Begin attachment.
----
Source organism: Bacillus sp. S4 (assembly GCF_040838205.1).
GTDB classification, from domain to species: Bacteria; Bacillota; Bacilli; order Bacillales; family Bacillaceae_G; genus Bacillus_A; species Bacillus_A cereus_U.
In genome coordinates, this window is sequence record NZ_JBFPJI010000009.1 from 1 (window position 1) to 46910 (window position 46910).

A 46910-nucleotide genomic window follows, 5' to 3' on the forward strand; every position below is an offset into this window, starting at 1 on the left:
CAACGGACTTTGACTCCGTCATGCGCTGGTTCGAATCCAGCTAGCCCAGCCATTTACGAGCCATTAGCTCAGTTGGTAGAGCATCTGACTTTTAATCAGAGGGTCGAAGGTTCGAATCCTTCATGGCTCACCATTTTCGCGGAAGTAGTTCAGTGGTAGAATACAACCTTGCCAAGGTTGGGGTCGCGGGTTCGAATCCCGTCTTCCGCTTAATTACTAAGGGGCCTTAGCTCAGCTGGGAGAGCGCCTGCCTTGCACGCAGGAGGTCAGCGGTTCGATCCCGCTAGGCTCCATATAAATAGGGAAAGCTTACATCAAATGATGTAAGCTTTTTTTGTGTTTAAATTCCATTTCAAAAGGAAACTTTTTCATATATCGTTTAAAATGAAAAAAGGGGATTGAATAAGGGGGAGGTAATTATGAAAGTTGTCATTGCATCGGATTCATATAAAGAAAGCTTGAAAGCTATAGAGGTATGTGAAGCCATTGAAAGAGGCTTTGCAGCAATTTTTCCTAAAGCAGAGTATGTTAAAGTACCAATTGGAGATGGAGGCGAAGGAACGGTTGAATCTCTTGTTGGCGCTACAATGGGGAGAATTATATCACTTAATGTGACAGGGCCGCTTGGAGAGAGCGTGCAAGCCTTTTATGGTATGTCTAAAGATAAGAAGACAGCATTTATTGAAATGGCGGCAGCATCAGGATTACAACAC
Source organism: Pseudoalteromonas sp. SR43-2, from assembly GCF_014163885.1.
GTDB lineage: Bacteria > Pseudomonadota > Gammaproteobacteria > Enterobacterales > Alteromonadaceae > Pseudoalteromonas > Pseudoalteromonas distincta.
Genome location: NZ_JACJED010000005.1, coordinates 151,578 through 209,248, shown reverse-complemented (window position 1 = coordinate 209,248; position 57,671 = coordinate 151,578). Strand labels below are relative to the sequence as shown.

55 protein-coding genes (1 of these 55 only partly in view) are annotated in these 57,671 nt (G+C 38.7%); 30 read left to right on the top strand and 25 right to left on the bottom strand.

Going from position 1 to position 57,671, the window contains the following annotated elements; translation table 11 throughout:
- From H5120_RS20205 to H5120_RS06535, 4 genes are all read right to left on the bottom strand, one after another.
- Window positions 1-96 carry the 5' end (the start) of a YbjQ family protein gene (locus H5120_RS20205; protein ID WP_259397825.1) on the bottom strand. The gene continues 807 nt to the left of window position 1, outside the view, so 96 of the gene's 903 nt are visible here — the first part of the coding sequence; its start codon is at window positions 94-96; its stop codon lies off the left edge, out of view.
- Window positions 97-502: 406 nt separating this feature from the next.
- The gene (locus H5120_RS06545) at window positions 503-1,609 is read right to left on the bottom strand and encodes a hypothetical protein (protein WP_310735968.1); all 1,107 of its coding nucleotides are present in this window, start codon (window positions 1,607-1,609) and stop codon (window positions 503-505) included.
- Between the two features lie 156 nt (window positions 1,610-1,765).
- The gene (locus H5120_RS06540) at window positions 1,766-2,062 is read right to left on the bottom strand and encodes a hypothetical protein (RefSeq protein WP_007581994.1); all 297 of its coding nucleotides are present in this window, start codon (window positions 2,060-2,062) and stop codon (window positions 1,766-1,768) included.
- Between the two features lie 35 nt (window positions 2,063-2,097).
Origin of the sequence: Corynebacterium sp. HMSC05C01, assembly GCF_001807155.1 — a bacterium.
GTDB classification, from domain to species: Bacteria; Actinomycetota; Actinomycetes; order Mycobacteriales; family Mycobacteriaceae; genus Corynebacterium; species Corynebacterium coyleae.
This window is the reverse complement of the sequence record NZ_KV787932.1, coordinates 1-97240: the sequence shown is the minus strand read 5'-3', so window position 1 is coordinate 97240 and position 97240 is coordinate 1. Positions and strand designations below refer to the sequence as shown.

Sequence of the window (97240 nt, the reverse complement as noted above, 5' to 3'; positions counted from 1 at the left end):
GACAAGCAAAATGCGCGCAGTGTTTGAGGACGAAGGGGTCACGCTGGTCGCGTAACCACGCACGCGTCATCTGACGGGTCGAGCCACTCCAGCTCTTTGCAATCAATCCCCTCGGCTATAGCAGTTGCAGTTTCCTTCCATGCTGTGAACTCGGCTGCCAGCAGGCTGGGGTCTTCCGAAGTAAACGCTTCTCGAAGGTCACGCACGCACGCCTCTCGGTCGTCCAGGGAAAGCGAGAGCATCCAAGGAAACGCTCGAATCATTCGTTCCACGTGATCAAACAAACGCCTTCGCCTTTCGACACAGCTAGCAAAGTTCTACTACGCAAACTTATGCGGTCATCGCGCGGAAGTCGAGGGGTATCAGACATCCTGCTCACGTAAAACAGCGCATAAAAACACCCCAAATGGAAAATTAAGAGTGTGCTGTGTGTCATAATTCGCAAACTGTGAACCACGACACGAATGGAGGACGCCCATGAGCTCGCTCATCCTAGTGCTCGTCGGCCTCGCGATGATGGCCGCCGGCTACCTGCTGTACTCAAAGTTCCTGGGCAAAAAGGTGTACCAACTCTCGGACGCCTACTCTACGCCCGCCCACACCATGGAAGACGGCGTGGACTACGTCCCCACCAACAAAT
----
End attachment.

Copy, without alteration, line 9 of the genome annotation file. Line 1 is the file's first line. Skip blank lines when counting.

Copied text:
55 protein-coding genes (1 of these 55 only partly in view) are annotated in these 57,671 nt (G+C 38.7%); 30 read left to right on the top strand and 25 right to left on the bottom strand.